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The Guardians of Democracy

The Guardians of Democracy

Authoritarianism: The Political Science That Explains Trump

Authoritarianism

Authoritarianism: The Political Science That Explains Trump

According to political scientists, authoritarianism is a worldview that values order and authority and distrusts outsiders and social change. And when authoritarians feel threatened, they look for strongmen leaders who are punitive, who target minorities, outside groups and have a simple, forceful leadership style. Sound familiar?

To be clear, authoritarianism is not necessarily a partisan issue. For most of the country’s history, authoritarians were likely divided between the two major parties. But now, only one of the parties really appeals to them: The Republican Party.

This began when the Republican Party started to embrace traditional values, standing against a series of major social changes, e.g. civil rights. During the 1968 presidential election, Republicans developed the “Southern strategy” and began courting southern white voters who opposed racial integration. As a consequence of this new strategy and realignment, Republicans turned against the Equal Rights Amendment, denounced abortion, and later, fought against same-sex marriage.

More recently, foreign threats like terrorism have become major political issues, with Republicans taking positions that align with authoritarian fears and preferences.

According to political scientists Marc Hetherington and Jonathan Weiler, who have tracked data over several decades, authoritarian voters were shifting into the Republican Party after becoming activated by social changes and intensified by foreign threats, and as a result creating a ready-made constituency for a candidate like Donald Trump.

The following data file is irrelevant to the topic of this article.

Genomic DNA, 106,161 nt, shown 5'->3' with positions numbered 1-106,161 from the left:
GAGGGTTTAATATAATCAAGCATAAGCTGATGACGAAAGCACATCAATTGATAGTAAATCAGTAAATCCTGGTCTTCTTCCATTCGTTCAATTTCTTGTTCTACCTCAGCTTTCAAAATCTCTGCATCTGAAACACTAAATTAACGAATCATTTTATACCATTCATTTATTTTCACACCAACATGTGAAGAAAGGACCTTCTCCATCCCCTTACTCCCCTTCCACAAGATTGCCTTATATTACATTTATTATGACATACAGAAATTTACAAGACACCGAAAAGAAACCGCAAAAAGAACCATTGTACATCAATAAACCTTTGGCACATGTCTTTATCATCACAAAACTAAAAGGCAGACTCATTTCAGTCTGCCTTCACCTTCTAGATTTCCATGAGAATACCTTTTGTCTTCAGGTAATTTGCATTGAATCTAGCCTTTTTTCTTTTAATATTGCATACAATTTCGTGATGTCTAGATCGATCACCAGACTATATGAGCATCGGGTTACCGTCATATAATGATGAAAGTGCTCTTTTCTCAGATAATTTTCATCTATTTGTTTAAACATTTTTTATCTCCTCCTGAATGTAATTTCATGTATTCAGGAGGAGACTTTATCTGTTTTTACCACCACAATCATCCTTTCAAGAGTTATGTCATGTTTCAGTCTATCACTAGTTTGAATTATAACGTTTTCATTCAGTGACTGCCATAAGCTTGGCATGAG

According to a survey by Matthew MacWilliams, a PhD student at the University of Massachusetts Amherst, the best predictor of Trump support isn’t gender, education, age, ideology, party identification, income, race, or even evangelicalism. It’s authoritarianism.

Trump’s strongman rhetoric has activated, energized, and successfully gravitated American authoritarians to his candidacy, presidency, and now the Republican Party. Trump voters are ready to suspend constitutionally guaranteed rights such as Habeas Corpus, reject the protection of minority rights, and support the abridgment of religious freedom through the closure of mosques across the United States. In South Carolina, a CBS News exit poll found that 75% of Republican voters supported banning Muslims from the United States. And a PPP poll found that a third of Trump voters support banning gays and lesbians from the country, while 20% said that Lincoln shouldn’t have freed the slaves.

In addition, Trump’s praise for Putin and his attacks on the free press, independent judiciary, and now his predecessor are clear signs of authoritarianism and what is to come.

Maybe it’s time libertarians finally gave up their liberal-bashing and came home to the left in order to oppose this dictator of a president and overcome any lingering right wing cultural contamination of their libertarian views.

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